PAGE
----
It is certainly not conservatism. Both apocalyptic language and utopian hopes are foreign to it. Conservatives have traditionally affirmed that social systems should fit the contours of reality, not patterns cut by abstract ideology. The task of politics is reform, which requires prudent calculation and respect for consequences. Instead of alternating between despair and bluster, conservatism offers a deeper confidence: that human nature is best suited to ordered liberty. And for this reason, persistent, responsible political action can make a large difference, on health care and much else.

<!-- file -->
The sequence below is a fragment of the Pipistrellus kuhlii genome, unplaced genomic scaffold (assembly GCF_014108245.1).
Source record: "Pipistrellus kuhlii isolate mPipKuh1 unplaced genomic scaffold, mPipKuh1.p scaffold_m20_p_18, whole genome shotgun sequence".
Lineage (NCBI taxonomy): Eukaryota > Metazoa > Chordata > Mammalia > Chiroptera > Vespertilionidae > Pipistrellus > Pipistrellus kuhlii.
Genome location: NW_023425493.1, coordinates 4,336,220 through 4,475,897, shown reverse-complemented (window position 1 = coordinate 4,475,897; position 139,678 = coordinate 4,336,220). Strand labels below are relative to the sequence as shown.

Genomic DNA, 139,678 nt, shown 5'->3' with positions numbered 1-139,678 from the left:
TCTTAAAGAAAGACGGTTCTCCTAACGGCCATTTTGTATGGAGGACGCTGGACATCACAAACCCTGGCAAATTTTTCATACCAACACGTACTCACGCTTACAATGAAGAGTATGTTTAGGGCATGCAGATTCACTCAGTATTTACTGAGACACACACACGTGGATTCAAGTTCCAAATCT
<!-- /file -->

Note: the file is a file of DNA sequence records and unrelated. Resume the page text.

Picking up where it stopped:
"I've always believed," said William F. Buckley in 1970, "that conservatism is ... the politics of reality and that reality ultimately asserts itself, in a reasonably free society, in behalf of the conservative position."
This is the true source of conservative hope: the politics of reality.
Michael Gerson's email address is email@example.com.
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